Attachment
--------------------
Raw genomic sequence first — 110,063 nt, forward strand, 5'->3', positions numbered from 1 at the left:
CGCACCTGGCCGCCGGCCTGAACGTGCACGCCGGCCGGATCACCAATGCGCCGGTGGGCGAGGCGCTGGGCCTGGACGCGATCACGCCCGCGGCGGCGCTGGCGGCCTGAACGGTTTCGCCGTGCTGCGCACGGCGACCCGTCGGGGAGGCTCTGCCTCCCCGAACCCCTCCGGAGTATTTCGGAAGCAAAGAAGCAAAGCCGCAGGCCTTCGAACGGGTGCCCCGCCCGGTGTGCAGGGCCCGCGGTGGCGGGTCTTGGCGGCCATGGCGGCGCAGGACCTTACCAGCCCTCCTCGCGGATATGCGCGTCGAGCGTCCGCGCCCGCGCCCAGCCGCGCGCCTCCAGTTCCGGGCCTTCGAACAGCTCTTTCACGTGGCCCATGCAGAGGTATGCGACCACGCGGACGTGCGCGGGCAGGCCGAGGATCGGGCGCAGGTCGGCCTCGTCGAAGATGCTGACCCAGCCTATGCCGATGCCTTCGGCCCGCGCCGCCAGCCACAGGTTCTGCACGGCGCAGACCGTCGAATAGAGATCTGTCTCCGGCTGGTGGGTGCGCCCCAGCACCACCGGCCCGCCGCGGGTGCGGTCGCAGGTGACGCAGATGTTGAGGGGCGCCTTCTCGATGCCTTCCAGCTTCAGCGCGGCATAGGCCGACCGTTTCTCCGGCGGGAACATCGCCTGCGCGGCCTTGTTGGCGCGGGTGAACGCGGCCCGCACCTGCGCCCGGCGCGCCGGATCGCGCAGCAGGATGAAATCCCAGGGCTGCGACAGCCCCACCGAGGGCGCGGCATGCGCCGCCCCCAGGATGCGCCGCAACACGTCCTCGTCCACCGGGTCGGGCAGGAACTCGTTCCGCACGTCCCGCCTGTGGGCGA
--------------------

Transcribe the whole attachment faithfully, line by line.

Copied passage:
Raw genomic sequence first — 110,063 nt, forward strand, 5'->3', positions numbered from 1 at the left:
CGCACCTGGCCGCCGGCCTGAACGTGCACGCCGGCCGGATCACCAATGCGCCGGTGGGCGAGGCGCTGGGCCTGGACGCGATCACGCCCGCGGCGGCGCTGGCGGCCTGAACGGTTTCGCCGTGCTGCGCACGGCGACCCGTCGGGGAGGCTCTGCCTCCCCGAACCCCTCCGGAGTATTTCGGAAGCAAAGAAGCAAAGCCGCAGGCCTTCGAACGGGTGCCCCGCCCGGTGTGCAGGGCCCGCGGTGGCGGGTCTTGGCGGCCATGGCGGCGCAGGACCTTACCAGCCCTCCTCGCGGATATGCGCGTCGAGCGTCCGCGCCCGCGCCCAGCCGCGCGCCTCCAGTTCCGGGCCTTCGAACAGCTCTTTCACGTGGCCCATGCAGAGGTATGCGACCACGCGGACGTGCGCGGGCAGGCCGAGGATCGGGCGCAGGTCGGCCTCGTCGAAGATGCTGACCCAGCCTATGCCGATGCCTTCGGCCCGCGCCGCCAGCCACAGGTTCTGCACGGCGCAGACCGTCGAATAGAGATCTGTCTCCGGCTGGTGGGTGCGCCCCAGCACCACCGGCCCGCCGCGGGTGCGGTCGCAGGTGACGCAGATGTTGAGGGGCGCCTTCTCGATGCCTTCCAGCTTCAGCGCGGCATAGGCCGACCGTTTCTCCGGCGGGAACATCGCCTGCGCGGCCTTGTTGGCGCGGGTGAACGCGGCCCGCACCTGCGCCCGGCGCGCCGGATCGCGCAGCAGGATGAAATCCCAGGGCTGCGACAGCCCCACCGAGGGCGCGGCATGCGCCGCCCCCAGGATGCGCCGCAACACGTCCTCGTCCACCGGGTCGGGCAGGAACTCGTTCCGCACGTCCCGCCTGTGGGCGA